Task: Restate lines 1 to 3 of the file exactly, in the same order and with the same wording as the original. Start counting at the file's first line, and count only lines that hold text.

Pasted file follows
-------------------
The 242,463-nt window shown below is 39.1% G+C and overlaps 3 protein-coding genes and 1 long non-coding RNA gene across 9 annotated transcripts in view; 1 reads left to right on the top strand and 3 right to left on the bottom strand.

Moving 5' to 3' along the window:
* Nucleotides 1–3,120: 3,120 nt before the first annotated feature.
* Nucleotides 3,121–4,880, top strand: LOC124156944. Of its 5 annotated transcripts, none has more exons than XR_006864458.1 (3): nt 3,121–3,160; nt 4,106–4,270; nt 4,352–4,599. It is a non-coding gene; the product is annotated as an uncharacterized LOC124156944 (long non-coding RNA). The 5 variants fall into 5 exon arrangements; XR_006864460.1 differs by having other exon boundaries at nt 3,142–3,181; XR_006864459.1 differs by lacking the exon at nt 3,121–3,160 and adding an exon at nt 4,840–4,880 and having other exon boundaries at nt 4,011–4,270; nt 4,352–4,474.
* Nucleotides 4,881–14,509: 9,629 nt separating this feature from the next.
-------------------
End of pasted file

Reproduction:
The 242,463-nt window shown below is 39.1% G+C and overlaps 3 protein-coding genes and 1 long non-coding RNA gene across 9 annotated transcripts in view; 1 reads left to right on the top strand and 3 right to left on the bottom strand.

Moving 5' to 3' along the window:
* Nucleotides 1–3,120: 3,120 nt before the first annotated feature.